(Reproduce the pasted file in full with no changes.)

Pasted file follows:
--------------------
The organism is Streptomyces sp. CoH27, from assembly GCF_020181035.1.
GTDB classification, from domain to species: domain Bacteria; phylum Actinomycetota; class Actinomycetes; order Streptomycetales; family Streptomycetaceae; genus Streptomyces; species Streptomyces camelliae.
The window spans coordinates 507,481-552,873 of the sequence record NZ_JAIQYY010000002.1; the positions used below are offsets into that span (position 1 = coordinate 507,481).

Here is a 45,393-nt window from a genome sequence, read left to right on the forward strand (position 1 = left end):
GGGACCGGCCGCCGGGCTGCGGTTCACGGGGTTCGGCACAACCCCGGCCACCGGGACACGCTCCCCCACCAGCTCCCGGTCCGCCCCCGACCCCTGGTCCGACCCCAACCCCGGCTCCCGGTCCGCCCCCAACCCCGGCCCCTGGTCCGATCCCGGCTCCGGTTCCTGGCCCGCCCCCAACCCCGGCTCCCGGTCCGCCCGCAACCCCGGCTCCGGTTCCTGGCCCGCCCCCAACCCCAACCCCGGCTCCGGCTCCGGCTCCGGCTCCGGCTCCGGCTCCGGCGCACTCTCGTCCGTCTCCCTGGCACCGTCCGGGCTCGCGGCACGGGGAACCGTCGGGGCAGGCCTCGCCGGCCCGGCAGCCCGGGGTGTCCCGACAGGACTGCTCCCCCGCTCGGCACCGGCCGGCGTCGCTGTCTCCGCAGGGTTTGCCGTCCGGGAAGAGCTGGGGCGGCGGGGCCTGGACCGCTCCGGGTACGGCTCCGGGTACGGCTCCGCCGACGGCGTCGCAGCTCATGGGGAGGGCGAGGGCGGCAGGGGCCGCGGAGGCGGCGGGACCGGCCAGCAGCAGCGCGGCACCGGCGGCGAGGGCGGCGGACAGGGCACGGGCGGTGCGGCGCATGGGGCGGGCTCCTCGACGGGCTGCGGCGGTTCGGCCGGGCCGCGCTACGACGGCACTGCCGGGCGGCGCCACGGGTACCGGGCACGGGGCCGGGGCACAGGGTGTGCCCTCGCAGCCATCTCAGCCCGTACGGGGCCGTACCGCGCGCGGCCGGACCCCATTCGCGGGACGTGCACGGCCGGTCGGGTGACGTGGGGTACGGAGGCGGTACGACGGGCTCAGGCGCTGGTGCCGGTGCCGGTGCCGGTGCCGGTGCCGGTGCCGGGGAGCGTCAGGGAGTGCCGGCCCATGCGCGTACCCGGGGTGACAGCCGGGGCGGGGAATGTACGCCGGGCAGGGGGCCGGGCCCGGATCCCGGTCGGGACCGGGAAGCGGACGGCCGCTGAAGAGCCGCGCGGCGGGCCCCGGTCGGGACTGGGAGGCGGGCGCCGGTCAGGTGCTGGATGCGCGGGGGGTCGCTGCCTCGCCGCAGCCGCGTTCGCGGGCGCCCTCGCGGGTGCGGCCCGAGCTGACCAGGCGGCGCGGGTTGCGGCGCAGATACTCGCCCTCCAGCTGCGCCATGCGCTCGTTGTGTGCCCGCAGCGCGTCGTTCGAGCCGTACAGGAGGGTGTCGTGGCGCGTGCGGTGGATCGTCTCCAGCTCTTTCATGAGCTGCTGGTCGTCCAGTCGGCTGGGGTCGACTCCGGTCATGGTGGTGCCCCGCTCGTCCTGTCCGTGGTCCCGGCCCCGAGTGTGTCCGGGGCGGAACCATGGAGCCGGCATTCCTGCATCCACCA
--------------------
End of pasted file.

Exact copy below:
The organism is Streptomyces sp. CoH27, from assembly GCF_020181035.1.
GTDB classification, from domain to species: domain Bacteria; phylum Actinomycetota; class Actinomycetes; order Streptomycetales; family Streptomycetaceae; genus Streptomyces; species Streptomyces camelliae.
The window spans coordinates 507,481-552,873 of the sequence record NZ_JAIQYY010000002.1; the positions used below are offsets into that span (position 1 = coordinate 507,481).

Here is a 45,393-nt window from a genome sequence, read left to right on the forward strand (position 1 = left end):
GGGACCGGCCGCCGGGCTGCGGTTCACGGGGTTCGGCACAACCCCGGCCACCGGGACACGCTCCCCCACCAGCTCCCGGTCCGCCCCCGACCCCTGGTCCGACCCCAACCCCGGCTCCCGGTCCGCCCCCAACCCCGGCCCCTGGTCCGATCCCGGCTCCGGTTCCTGGCCCGCCCCCAACCCCGGCTCCCGGTCCGCCCGCAACCCCGGCTCCGGTTCCTGGCCCGCCCCCAACCCCAACCCCGGCTCCGGCTCCGGCTCCGGCTCCGGCTCCGGCTCCGGCGCACTCTCGTCCGTCTCCCTGGCACCGTCCGGGCTCGCGGCACGGGGAACCGTCGGGGCAGGCCTCGCCGGCCCGGCAGCCCGGGGTGTCCCGACAGGACTGCTCCCCCGCTCGGCACCGGCCGGCGTCGCTGTCTCCGCAGGGTTTGCCGTCCGGGAAGAGCTGGGGCGGCGGGGCCTGGACCGCTCCGGGTACGGCTCCGGGTACGGCTCCGCCGACGGCGTCGCAGCTCATGGGGAGGGCGAGGGCGGCAGGGGCCGCGGAGGCGGCGGGACCGGCCAGCAGCAGCGCGGCACCGGCGGCGAGGGCGGCGGACAGGGCACGGGCGGTGCGGCGCATGGGGCGGGCTCCTCGACGGGCTGCGGCGGTTCGGCCGGGCCGCGCTACGACGGCACTGCCGGGCGGCGCCACGGGTACCGGGCACGGGGCCGGGGCACAGGGTGTGCCCTCGCAGCCATCTCAGCCCGTACGGGGCCGTACCGCGCGCGGCCGGACCCCATTCGCGGGACGTGCACGGCCGGTCGGGTGACGTGGGGTACGGAGGCGGTACGACGGGCTCAGGCGCTGGTGCCGGTGCCGGTGCCGGTGCCGGTGCCGGTGCCGGGGAGCGTCAGGGAGTGCCGGCCCATGCGCGTACCCGGGGTGACAGCCGGGGCGGGGAATGTACGCCGGGCAGGGGGCCGGGCCCGGATCCCGGTCGGGACCGGGAAGCGGACGGCCGCTGAAGAGCCGCGCGGCGGGCCCCGGTCGGGACTGGGAGGCGGGCGCCGGTCAGGTGCTGGATGCGCGGGGGGTCGCTGCCTCGCCGCAGCCGCGTTCGCGGGCGCCCTCGCGGGTGCGGCCCGAGCTGACCAGGCGGCGCGGGTTGCGGCGCAGATACTCGCCCTCCAGCTGCGCCATGCGCTCGTTGTGTGCCCGCAGCGCGTCGTTCGAGCCGTACAGGAGGGTGTCGTGGCGCGTGCGGTGGATCGTCTCCAGCTCTTTCATGAGCTGCTGGTCGTCCAGTCGGCTGGGGTCGACTCCGGTCATGGTGGTGCCCCGCTCGTCCTGTCCGTGGTCCCGGCCCCGAGTGTGTCCGGGGCGGAACCATGGAGCCGGCATTCCTGCATCCACCA